When I ask manufacturing leaders “What makes you different?”, I most commonly hear:
- Our customer service
- Our deep expertise and experience
Both are great things. But here’s the problem: Until a customer experiences them first hand, they have no reason to believe you. So how do you show a prospect (who hasn’t yet signed on the dotted line) that you walk the walk?
#1 is tough. You can demonstrate hints of great customer service to a prospect through your responsiveness to their RFQ and the way you interact with them during their buying process. Every touch point counts. But until you physically deliver your product or service, there’s only so much you can do.
So that bring us to #2: “Our deep expertise and experience”.
How can you demonstrate that you and your people are true subject matter experts who have seen their problems before and solved those problems for others who resemble them?
Most companies tell their prospects all about it. “Our people are amazing. Our engineering is unparalleled. Our machines can’t be matched.”
Meanwhile, want to guess what your competitors are telling them? (Copy and paste the previous paragraph here).
Here’s the truth: Your prospects simply don’t care about you or how great you think you are. They care about themselves, the problems they’re trying to solve and the business outcomes they need to achieve.
So what if instead of telling them about your expertise, you showed them? Time to pay off the title of this article – “Your Engineers’ Brains are Your Best Marketing Tool”.
Start with the things that matter to your prospects. What are the five most common questions you get during consultative sales calls? What are the three most common issues they’re trying to address? What are the business outcomes they need to achieve?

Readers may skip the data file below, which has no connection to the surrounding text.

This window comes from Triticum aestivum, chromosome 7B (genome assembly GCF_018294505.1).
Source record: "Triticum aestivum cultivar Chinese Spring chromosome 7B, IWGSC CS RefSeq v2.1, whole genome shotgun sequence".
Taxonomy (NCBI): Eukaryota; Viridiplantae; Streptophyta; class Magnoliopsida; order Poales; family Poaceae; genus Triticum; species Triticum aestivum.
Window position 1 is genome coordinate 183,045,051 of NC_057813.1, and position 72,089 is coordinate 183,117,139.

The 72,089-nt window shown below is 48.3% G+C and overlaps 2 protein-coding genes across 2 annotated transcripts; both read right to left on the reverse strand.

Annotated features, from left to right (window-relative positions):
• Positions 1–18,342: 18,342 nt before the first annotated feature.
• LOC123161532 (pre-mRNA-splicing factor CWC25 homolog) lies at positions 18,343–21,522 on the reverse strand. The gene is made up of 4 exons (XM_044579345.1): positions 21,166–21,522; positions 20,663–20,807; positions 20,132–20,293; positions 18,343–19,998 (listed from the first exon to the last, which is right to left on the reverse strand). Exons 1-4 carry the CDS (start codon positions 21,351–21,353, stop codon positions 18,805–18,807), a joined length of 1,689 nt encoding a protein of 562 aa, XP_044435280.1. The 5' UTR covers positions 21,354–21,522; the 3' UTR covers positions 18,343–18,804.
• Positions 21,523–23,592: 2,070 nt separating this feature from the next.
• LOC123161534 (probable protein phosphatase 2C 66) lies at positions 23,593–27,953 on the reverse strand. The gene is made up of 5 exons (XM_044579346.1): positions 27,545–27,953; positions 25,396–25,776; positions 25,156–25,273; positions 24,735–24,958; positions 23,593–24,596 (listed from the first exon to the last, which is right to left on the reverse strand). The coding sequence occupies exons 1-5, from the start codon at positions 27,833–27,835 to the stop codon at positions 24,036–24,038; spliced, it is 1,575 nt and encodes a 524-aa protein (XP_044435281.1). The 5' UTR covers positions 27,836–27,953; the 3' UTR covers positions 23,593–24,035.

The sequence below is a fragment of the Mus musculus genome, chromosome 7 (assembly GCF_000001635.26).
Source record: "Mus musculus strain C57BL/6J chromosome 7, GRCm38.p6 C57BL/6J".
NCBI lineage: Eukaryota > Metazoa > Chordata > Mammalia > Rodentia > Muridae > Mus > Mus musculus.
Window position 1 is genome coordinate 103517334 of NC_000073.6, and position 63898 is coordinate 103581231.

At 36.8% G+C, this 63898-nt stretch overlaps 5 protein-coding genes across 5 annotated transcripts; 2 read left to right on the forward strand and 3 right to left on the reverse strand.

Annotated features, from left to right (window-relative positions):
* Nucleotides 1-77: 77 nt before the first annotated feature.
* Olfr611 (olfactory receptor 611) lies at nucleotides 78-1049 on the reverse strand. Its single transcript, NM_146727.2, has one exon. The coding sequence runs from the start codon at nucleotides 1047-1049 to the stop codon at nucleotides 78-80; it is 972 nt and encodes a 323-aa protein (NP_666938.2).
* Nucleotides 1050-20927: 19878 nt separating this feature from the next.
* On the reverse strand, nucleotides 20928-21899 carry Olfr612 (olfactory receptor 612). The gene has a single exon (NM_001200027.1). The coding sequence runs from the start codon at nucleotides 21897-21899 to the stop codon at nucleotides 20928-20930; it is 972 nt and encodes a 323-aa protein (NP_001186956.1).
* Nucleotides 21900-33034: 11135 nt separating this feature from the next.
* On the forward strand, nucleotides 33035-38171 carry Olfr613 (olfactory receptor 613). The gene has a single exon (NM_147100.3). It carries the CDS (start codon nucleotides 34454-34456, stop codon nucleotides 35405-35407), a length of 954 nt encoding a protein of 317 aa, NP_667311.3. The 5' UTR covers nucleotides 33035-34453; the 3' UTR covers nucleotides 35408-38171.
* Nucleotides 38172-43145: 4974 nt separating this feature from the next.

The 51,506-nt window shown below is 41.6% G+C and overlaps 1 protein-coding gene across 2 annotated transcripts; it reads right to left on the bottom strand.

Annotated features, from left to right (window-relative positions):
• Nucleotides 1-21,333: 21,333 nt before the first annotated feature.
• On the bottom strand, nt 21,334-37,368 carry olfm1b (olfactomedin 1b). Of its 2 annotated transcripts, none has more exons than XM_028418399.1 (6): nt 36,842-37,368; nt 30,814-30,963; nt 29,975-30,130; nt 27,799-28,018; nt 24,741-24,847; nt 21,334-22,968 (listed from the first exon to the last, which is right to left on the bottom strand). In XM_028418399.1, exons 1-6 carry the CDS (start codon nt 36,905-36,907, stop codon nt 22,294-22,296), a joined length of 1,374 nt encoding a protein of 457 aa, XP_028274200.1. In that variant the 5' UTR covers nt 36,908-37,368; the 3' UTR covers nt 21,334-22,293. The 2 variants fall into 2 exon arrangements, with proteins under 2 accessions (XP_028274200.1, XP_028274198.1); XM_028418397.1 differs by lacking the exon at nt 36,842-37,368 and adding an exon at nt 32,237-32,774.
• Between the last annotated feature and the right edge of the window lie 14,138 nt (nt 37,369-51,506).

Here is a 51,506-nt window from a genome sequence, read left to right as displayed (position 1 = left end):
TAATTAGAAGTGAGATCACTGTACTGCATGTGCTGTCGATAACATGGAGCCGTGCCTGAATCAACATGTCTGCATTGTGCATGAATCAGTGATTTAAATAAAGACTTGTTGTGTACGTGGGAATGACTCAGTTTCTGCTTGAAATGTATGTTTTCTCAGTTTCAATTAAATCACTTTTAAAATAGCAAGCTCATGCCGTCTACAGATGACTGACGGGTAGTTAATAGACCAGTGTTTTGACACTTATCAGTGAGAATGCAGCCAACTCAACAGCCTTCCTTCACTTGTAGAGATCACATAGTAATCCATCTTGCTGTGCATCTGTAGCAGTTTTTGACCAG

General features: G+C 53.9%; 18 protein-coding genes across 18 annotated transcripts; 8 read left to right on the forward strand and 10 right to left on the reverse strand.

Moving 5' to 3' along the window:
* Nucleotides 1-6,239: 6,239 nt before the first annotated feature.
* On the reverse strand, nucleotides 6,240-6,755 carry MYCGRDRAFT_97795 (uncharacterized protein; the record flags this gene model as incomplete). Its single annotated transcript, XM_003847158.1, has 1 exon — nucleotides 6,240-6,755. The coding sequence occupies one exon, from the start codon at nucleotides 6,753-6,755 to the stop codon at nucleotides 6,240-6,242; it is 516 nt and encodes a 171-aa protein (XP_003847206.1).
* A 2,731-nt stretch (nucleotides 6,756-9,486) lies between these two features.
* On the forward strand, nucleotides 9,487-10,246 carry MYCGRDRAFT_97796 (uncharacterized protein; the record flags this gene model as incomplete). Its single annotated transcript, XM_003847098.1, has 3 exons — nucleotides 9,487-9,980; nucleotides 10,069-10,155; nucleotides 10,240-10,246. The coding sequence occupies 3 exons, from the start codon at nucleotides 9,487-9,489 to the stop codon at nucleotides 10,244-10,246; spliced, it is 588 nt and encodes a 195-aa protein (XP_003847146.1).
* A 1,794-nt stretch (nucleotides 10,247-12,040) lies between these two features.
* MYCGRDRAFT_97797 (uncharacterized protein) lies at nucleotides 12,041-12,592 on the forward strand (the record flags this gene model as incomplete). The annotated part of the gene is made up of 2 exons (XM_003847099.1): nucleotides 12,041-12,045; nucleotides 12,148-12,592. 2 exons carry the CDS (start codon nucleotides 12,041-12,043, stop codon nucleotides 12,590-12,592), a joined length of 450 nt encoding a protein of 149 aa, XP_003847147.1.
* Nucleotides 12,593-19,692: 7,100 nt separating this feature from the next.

Gather these insights from your Sales folks who interact daily with prospects. Better yet, interview five or 10 recently closed customers and let them articulate these insights first hand.
Next, tap into the brains of your most skilled and experienced Engineers and technical professionals to address these things:
- Choose a topic that you know matters to your customers and prospects
- Identify the Engineer or subject matter expert most qualified to talk about it
- Interview them. Turn on the audio recorder. Better yet, turn on the camera.
Now that you’ve extracted that expertise, you’ll turn it into your marketing content. Here are a few ways to do it:
- Use Rev.com to transcribe that interview for $1.25/minute and publish it verbatim in your blog.
- Hand the transcription off to a copywriter and clean it up for a blog post.
- Publish the video recording on YouTube and stream it into your website.
- Chop out the three best highlight clips and use them as micro-videos for LinkedIn.
- Turn the audio file into a podcast episode.
- Once you’ve published the content in one of the above formats, summarize it in a few paragraphs send it out via email instead of your “Here’s what we did at the company picnic” newsletter that no one reads.
You earn attention by focusing on the things your buyers care about. You earn trust by showing your expertise – not talking about it. Ready to get to work?
Joe Sullivan is a Co-founder of the industrial marketing agency Gorilla 76 and host of The Manufacturing Executive podcast. Visit gorilla76.com/learn for an ever-expanding collection of articles, videos, guides and tools to help midsized manufacturers identify, attract, engage and drive sales with ideal-fit customers. Joe is a frequent contributor on LinkedIn, and don’t forget to listen to his show at themanufacturingexecutive.com.